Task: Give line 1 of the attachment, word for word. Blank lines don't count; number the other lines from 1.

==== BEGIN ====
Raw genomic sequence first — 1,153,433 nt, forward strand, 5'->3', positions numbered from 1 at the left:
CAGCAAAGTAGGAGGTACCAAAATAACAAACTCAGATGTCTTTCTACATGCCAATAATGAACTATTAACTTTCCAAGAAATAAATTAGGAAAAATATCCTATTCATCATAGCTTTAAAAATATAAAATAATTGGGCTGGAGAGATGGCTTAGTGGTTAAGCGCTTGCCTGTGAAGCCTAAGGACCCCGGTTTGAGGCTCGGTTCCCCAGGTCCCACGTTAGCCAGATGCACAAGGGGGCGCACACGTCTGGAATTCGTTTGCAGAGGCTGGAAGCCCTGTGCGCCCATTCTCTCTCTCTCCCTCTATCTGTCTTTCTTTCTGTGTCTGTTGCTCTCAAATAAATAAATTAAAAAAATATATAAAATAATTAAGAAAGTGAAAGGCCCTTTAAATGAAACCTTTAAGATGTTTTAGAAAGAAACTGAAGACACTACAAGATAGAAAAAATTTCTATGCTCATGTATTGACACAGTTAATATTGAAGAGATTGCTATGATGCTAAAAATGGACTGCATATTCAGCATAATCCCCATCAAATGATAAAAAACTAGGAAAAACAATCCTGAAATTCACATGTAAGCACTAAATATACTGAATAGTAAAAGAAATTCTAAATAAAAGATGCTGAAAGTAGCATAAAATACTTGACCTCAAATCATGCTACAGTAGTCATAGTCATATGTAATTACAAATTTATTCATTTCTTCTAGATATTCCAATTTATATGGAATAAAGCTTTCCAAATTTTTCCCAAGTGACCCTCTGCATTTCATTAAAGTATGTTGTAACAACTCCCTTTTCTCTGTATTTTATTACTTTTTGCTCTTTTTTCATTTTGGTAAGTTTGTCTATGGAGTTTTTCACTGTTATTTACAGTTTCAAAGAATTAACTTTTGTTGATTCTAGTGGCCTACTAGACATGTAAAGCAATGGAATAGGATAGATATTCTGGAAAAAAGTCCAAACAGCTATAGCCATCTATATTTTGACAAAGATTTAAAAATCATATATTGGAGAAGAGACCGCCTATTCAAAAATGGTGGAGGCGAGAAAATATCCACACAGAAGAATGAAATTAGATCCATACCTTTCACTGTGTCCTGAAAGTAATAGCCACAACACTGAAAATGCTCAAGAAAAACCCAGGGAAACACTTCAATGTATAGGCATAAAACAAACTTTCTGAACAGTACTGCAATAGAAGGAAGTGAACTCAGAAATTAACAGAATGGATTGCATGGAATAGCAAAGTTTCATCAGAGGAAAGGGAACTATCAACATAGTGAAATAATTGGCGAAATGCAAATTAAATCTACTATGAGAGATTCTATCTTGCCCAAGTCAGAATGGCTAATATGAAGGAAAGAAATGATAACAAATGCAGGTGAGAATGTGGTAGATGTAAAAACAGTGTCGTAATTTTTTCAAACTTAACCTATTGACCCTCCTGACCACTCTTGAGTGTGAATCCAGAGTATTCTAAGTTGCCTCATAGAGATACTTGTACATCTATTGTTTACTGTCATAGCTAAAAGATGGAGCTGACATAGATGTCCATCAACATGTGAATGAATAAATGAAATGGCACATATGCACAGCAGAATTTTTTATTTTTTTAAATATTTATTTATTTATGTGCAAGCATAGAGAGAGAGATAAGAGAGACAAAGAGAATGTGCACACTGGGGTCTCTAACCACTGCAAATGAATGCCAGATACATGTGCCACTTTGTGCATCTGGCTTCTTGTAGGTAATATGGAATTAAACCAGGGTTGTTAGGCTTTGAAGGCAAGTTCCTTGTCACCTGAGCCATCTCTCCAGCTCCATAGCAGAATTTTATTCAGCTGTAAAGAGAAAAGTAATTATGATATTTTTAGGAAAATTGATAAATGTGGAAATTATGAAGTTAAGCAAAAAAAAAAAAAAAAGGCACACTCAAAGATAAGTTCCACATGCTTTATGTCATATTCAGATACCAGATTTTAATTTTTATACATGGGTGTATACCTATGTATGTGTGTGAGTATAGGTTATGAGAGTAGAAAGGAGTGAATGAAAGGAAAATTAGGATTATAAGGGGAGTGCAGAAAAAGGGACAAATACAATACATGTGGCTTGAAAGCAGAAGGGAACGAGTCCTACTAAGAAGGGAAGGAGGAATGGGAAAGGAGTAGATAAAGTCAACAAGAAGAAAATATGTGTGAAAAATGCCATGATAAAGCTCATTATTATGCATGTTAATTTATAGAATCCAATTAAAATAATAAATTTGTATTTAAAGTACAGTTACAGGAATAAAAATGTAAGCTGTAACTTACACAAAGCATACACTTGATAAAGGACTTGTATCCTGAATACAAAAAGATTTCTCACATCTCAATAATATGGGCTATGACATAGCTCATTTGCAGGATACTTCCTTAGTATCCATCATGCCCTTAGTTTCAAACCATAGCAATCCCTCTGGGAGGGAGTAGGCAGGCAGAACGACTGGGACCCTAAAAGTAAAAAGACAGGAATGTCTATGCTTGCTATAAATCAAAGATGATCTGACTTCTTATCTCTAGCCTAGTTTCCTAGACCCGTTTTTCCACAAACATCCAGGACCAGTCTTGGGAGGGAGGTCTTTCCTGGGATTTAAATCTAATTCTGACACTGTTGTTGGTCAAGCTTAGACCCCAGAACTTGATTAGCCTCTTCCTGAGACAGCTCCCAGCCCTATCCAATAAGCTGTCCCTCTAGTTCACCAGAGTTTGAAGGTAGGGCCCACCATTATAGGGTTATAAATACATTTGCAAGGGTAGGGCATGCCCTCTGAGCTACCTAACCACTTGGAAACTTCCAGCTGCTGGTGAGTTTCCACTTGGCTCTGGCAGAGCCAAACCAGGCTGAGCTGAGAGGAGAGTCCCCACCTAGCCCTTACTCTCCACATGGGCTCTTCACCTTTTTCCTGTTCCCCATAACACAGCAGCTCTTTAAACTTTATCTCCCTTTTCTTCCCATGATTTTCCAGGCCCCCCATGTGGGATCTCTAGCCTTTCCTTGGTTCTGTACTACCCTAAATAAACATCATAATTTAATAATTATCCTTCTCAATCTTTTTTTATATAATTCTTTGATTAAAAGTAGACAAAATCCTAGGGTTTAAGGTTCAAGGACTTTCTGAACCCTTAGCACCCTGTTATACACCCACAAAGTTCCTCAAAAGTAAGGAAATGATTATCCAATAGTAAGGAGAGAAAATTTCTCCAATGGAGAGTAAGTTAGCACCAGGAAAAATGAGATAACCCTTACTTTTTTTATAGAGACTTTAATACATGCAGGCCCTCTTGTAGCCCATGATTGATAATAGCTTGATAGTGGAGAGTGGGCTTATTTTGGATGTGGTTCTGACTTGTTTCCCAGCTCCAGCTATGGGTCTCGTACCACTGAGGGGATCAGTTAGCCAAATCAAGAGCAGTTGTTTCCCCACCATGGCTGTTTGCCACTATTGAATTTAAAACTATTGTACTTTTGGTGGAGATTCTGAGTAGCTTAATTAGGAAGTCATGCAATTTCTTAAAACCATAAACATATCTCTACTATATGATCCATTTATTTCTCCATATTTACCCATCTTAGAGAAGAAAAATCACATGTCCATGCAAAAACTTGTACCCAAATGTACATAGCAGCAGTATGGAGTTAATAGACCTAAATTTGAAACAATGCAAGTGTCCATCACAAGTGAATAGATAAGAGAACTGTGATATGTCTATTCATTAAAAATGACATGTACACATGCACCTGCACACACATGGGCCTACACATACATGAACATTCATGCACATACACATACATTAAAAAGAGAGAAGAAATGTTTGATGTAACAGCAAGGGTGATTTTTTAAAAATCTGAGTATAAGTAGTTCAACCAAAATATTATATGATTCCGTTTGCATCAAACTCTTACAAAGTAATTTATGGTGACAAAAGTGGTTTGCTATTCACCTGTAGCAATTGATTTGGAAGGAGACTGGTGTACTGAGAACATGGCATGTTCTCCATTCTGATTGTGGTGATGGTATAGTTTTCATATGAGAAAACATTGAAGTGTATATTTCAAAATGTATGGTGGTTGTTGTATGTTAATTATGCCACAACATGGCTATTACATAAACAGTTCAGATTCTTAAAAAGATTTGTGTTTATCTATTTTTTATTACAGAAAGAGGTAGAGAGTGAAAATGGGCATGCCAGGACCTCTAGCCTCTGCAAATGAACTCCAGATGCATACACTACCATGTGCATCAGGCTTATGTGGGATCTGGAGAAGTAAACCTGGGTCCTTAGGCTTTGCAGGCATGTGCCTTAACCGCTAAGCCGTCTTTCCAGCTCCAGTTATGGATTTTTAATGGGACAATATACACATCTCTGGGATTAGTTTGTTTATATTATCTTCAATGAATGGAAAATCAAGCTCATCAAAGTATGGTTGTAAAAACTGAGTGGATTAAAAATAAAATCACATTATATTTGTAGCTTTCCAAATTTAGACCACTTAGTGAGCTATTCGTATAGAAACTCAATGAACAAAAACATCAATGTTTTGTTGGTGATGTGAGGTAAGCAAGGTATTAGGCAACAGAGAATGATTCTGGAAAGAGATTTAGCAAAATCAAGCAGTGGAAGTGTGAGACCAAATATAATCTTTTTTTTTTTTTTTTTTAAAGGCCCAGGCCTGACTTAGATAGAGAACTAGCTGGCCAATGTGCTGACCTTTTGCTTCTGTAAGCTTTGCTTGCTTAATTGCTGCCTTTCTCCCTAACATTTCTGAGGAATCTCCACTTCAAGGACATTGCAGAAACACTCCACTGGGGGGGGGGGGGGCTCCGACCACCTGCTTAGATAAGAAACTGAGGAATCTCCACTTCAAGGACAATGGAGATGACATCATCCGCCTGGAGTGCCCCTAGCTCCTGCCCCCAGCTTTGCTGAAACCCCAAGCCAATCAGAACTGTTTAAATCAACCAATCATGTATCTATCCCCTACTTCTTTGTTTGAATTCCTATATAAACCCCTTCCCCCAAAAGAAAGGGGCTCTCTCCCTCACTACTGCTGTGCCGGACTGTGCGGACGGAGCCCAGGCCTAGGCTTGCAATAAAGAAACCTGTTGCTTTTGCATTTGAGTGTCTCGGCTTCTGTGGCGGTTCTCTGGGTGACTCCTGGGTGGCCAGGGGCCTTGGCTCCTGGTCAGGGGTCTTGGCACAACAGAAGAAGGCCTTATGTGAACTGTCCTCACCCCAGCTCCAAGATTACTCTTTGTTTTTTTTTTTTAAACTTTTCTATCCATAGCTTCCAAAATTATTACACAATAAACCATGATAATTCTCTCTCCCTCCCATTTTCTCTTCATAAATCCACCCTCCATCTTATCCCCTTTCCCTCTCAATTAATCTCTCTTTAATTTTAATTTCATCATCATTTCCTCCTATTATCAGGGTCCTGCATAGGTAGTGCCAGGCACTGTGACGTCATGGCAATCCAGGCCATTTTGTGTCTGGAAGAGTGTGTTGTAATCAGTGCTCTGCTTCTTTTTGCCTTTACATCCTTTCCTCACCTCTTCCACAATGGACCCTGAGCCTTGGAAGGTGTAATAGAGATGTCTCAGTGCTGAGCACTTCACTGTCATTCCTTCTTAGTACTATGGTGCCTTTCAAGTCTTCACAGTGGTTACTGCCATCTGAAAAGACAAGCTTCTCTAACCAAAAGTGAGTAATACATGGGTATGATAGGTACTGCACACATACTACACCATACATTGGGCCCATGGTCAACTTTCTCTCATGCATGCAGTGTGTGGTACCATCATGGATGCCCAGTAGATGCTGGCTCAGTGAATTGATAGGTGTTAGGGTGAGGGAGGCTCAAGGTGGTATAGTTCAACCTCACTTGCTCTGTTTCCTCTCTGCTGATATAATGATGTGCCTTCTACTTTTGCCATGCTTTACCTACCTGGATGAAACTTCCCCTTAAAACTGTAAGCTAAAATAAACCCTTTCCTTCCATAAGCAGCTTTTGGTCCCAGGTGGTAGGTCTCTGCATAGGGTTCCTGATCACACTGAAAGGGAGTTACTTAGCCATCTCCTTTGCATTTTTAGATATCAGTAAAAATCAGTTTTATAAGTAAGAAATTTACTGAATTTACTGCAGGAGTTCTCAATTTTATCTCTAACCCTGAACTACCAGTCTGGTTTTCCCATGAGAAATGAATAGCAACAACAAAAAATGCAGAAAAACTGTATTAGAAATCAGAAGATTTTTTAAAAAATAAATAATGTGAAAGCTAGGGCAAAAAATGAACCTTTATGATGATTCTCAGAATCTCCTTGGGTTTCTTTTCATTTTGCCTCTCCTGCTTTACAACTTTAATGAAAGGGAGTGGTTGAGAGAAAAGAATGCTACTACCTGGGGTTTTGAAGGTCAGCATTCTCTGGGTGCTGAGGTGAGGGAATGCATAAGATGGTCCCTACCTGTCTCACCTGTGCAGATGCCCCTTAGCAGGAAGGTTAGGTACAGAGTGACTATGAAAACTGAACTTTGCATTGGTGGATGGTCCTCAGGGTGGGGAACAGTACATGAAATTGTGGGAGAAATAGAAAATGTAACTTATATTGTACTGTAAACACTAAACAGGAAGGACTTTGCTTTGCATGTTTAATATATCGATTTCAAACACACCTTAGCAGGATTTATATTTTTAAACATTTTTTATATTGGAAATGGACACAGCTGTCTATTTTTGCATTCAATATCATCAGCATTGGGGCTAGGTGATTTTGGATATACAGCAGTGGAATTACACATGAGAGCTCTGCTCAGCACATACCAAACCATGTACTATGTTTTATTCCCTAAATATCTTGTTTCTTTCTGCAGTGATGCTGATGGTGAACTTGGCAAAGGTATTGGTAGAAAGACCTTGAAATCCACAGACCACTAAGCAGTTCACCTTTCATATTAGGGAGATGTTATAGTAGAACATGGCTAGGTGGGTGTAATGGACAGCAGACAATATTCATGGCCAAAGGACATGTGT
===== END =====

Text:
Raw genomic sequence first — 1,153,433 nt, forward strand, 5'->3', positions numbered from 1 at the left: